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Vote now for the 3rd Annual Power Moves Awards

NASHVILLE PRIDE — Voting is now open and continues through April 30 for the 3rd Annual Power Moves Awards to be given at the PK Williams Enterprises Presents the 2019 Power Moves Awards Gala on Saturday, August 17, 2019, at the Omni Nashville Hotel.

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By Cass Teague

Voting is now open and continues through April 30 for the 3rd Annual Power Moves Awards to be given at the PK Williams Enterprises Presents the 2019 Power Moves Awards Gala on Saturday, August 17, 2019, at the Omni Nashville Hotel.

“It is our mission to celebrate and honor the leaders of the community for their unparalleled commitment to civic and social responsibility while raising awareness to citizens and entities for which the leaders advocate and advance across their respective communities on a daily basis,” says founder Patrycya King Williams.

Gina Waters Miller says the awards are “The brainchild of Patrycya King Williams, one woman, who had a vision of great magnitude to showcase and celebrate the work, lives, and service of some ordinary Nashvillians doing extraordinary things.”

You must go the awards website to vote and may vote for one person per category. You are only allowed to vote once and duplicates will be deleted. You do not have to purchase tickets to the Gala to vote (but are encouraged to do so).

Arts & Entertainment Nominees are Jessica Currie, Courtney “Coko” Eason, Meleisha Edwards, Thalia “Muziqueen” Ewing, Sam “MissNewYork” Gentry, Michael Hicks, Tim Hill, Sharon Kaye, Crystal “Joy” McLin, Angel Stanford, Joy Styles, Brooklyn Tankard, Phil Thornton, Nina Webster, and Dr. Jacob Weiss.

Community Advocacy Nominees are Will Acuff Judge Rachel Bell, Krista Davis, Dana Eskridge, Eric D. Evans, Cintoria Franklin, Ty Garth, Tee Jordan, Gicola Lane, Novonda Lilly, Sandrea Mays, Yvette Vinson Moore, Patricia Malone Smith, Laquita Stribling, and Jeshiqua White.

Education Nominees are Dr. James Bailey, Gerri Bowers, Wayne Buckingham, Dr. Brittany Edmondson, Shannon Fey, Crystal Hicks, Jamica Hines, LaTishia Jordan, Dr. Darren Kennedy, Traci Ray, Dr. Lakisha Simmons, Kaylah Stewart, Dr. Roderick Webb, and Dr. Tonja Williams.

Entrepreneurship Nominees are Renee Bobb, Mel Bowers, Leneiva Head, Genma Holmes, Bill McCleskey, Danielle McGee, Michael McPherson Sr., Jason Ridgel, Marcus Shute Jr., Jurry Smith, Contrecia Tharpe, Bobby Thomas Jr., Shawn Thompson, Marcus Whitney, and Reginald Williams.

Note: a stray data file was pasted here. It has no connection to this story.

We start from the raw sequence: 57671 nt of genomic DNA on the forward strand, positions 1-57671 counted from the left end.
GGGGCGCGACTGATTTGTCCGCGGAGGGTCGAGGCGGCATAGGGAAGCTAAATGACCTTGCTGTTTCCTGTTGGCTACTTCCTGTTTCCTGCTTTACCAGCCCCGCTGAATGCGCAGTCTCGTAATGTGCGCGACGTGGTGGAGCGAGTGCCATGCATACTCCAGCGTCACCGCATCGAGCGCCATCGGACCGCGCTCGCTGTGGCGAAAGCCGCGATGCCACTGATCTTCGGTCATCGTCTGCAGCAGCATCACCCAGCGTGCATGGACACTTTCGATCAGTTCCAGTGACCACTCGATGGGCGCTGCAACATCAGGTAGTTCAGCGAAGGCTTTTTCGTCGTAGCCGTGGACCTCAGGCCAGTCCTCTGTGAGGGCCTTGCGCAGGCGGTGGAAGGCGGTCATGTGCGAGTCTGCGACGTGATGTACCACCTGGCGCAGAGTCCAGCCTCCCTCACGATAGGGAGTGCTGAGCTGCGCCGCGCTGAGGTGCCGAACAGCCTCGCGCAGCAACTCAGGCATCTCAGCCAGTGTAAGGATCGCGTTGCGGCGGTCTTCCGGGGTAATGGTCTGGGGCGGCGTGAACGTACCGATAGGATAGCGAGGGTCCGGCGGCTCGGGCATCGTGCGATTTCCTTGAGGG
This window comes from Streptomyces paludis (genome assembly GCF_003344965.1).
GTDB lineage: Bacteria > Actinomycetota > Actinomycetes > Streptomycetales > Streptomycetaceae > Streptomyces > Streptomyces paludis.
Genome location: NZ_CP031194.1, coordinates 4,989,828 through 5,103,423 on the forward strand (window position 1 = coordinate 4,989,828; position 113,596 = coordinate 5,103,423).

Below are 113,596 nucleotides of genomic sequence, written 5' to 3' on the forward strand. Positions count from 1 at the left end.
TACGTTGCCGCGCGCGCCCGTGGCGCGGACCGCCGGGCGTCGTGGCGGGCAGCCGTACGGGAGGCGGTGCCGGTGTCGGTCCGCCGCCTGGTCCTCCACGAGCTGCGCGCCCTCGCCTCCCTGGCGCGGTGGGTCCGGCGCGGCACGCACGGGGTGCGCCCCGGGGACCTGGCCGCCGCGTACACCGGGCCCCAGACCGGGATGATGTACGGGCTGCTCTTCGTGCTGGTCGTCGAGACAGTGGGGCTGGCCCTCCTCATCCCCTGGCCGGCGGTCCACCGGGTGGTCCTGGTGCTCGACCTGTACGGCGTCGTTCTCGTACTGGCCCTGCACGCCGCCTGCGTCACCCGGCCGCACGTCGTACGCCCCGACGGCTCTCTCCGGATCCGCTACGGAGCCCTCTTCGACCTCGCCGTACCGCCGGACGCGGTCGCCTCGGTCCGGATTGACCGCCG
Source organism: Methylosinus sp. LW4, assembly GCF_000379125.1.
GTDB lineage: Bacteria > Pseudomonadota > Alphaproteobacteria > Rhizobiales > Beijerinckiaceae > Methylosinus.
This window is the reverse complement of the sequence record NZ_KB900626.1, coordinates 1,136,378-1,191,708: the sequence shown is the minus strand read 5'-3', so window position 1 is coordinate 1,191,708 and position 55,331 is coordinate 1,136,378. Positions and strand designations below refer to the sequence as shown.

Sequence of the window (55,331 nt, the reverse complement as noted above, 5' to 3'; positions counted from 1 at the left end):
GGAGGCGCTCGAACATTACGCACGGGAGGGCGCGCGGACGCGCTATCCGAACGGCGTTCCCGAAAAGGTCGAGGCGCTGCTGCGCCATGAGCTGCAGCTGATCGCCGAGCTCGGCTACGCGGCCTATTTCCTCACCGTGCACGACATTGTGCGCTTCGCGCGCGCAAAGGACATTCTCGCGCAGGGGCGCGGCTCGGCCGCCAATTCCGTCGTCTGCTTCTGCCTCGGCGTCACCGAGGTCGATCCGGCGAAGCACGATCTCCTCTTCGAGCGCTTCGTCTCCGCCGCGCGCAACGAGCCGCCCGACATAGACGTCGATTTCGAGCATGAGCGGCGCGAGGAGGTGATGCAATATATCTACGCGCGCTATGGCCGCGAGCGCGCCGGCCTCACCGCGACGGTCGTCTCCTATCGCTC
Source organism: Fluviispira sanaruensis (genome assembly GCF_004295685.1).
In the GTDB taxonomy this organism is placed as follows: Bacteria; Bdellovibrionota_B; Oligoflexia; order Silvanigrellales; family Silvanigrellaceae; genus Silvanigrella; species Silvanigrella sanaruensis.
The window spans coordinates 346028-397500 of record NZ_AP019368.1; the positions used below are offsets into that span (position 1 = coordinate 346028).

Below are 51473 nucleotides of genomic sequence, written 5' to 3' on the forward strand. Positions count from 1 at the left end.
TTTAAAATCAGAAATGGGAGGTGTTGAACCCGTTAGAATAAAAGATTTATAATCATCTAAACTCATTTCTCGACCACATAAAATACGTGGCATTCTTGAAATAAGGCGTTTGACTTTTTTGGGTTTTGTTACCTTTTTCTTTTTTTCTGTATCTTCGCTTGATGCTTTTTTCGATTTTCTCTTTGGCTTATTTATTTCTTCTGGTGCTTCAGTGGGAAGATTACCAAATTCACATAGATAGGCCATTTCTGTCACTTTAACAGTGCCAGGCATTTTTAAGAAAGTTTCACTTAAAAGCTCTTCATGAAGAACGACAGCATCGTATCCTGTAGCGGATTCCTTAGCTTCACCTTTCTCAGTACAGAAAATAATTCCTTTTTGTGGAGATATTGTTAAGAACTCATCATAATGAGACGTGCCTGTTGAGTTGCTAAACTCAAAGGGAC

Finance Nominees are Harry Allen, Alfonzo Alexander, Cathy Bender, Bella Briggs, LaShonda Daniels, Courtney Hale, Jamal Hutchinson, Jimmie Jackson, Sylvia Johnson, Jeff McGruder, Steven Pelmore Jr.,
Bo Robertson, Olivia Ruiz, and Zulfat Suara.

Fraternity Nominees are Lamar Allen, Tee Banks, Tony Beard, LaSalle Curry, Lamar Dixon, Dr. Andrew Harris, Daryus “DJ Merriwether, Anthony Owens, Greg Pollard, Dr. Coley Ramsey, Dr. Emmanuel Rowe, Robert Vick, Cori Walker, Lionel Washington, and Jeff Wilson.

Healthcare Nominees are Dr. Irene Bean, Sereadia Cooke, Alette Davis, Perrion Gordon, Elizabeth Hart, Dr. Dorsha James, Morris Jamison, Ethan Kellum, Dr. Gerald Onuoha, Tara Roth, Marsha Seay, Dr. Jay Sheats, Lauren Waller, Dr. Thomas Williams, and Tina Wilson.

Service and Philanthropy Nominees are Lori Adukeh, Tomeka Bailey, Perrion Barbour, Steadman Bell, Shaundra Davis, Justin Dobson, Kara Johnson, Pastor Christopher Johnson, Chris Lilly, Kendra Loney, Tabitha Mundy, Karynthia Phillips, Demetrius Short, Monroe Simmons, and Susan Vanderbilt.

Sorority Nominees are Teresa Campbell, Diane Christon, Candice Douglas, Sally Franklin, Cynthia Harris, Kelli Henderson, Tammy Hines, Debbi Howard, Cleshette Hudson, Sonja Mallery, Kimberly Page, Sherrica Proctor, Jessica Rich, Tammy Howse Smith, and Tanisha Smith.

This article originally appeared in the Nashville Pride

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Black History

IN MEMORIAM: Black Leaders Remember Life and Work of Former Legislator Willard H. Murray

William H. Murray died on Dec. 20, 2021, of natural causes. He was 91. “It is with heavy hearts that we bid farewell to our former Chair and colleague, the Honorable Willard H. Murray, Jr., who passed away yesterday afternoon,” read a statement the California Legislative Black Caucus (CLBC) released the same day. “Willard Murray, Jr. was an exceptional man and public servant.”